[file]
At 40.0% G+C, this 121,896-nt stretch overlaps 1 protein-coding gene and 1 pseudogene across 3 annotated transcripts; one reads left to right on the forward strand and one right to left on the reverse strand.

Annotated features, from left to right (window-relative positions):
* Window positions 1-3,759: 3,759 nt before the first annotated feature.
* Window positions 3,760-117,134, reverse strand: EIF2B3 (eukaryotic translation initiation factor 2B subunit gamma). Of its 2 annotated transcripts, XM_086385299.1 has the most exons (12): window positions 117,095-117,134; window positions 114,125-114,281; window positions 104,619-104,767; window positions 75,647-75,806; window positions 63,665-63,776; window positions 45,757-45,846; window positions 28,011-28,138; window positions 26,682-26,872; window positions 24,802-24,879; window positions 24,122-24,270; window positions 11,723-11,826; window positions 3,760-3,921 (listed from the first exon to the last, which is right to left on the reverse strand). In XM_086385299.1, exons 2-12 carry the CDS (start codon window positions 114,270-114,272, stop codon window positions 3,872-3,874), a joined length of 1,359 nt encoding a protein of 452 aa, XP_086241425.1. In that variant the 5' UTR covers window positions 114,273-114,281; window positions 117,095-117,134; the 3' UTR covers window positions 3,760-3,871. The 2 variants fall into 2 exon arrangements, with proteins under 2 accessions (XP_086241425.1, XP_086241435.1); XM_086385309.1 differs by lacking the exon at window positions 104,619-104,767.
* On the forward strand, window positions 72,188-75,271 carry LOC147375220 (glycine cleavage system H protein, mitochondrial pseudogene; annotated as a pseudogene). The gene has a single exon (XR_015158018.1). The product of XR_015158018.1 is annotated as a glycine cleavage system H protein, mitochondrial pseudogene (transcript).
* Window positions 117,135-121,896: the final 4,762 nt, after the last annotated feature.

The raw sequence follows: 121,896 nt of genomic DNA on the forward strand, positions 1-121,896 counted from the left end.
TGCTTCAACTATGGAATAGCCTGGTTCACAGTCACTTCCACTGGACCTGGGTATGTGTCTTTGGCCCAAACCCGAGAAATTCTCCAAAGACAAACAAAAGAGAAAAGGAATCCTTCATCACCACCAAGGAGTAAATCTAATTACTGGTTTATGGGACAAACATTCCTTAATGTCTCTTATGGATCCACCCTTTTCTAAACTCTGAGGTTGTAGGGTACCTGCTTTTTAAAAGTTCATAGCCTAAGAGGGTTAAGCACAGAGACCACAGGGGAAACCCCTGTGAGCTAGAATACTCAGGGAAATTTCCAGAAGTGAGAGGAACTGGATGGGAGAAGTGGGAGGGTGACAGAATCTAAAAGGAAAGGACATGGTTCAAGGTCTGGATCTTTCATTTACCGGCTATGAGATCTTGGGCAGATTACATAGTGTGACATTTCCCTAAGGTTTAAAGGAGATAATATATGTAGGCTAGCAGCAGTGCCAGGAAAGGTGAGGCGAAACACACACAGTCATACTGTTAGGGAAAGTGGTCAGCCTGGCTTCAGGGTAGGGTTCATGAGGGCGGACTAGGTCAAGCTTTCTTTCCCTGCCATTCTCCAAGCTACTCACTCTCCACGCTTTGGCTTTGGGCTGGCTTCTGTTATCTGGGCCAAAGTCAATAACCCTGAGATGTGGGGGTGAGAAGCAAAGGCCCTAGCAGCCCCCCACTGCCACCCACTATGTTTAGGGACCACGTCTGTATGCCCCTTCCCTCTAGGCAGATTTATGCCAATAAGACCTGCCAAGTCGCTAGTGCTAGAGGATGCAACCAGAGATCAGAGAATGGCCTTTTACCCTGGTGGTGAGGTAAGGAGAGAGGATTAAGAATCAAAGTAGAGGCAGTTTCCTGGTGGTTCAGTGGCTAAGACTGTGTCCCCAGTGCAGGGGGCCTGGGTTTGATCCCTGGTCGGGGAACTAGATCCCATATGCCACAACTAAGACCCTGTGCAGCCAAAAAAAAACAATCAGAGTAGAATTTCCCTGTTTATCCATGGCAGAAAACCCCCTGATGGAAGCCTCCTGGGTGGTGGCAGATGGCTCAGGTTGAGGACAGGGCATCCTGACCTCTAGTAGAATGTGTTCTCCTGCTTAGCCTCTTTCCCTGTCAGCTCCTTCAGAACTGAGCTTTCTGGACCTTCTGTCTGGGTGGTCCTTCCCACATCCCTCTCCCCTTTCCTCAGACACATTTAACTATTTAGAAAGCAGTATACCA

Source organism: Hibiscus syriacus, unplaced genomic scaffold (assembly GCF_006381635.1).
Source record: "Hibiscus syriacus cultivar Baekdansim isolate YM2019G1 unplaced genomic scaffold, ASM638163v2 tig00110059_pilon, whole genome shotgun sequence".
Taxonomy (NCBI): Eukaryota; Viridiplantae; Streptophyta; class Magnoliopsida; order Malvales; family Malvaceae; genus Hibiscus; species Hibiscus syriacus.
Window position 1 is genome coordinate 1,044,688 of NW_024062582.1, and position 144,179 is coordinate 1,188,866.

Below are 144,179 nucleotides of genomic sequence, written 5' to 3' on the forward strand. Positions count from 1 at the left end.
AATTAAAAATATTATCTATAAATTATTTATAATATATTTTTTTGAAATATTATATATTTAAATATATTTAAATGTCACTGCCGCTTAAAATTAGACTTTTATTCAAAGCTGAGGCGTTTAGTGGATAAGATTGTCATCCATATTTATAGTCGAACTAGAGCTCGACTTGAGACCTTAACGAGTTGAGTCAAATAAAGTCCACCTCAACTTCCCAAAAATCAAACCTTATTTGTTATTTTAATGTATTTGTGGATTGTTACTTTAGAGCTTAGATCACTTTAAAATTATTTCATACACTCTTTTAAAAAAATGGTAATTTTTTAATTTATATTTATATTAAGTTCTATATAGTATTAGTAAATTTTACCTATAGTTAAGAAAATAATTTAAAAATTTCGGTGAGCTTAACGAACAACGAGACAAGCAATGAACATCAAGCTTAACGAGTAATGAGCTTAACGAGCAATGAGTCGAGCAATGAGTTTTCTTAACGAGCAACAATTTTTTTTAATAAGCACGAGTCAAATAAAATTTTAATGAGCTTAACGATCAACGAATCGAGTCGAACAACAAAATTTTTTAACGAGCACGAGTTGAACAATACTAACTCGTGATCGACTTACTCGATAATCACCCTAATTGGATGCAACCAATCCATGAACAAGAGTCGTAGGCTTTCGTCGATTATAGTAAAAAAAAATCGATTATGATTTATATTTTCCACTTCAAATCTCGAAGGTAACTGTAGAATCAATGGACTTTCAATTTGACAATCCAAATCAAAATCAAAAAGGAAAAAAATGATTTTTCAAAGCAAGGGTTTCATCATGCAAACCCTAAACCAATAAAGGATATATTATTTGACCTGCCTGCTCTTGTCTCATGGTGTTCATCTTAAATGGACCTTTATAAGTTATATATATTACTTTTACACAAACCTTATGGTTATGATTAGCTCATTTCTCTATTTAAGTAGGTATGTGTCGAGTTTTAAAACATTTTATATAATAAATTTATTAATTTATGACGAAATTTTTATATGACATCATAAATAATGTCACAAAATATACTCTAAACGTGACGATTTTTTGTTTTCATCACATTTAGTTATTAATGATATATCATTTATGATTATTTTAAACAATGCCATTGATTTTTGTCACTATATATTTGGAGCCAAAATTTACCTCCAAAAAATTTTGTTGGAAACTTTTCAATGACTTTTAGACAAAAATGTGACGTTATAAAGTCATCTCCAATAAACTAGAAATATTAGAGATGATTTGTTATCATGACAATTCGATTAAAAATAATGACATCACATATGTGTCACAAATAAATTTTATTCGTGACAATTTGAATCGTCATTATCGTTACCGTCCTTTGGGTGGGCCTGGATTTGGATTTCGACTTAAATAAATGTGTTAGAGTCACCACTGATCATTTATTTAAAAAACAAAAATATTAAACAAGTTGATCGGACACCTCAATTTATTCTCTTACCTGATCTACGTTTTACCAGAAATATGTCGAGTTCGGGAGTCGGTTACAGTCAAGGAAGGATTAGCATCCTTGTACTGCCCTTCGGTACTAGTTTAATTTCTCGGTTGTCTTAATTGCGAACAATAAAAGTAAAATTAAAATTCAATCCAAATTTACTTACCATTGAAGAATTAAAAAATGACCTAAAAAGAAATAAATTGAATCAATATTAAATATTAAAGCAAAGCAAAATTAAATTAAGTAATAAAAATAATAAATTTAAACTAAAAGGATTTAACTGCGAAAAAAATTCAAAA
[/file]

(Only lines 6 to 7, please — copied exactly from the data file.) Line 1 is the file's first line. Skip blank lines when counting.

* Window positions 117,135-121,896: the final 4,762 nt, after the last annotated feature.

The raw sequence follows: 121,896 nt of genomic DNA on the forward strand, positions 1-121,896 counted from the left end.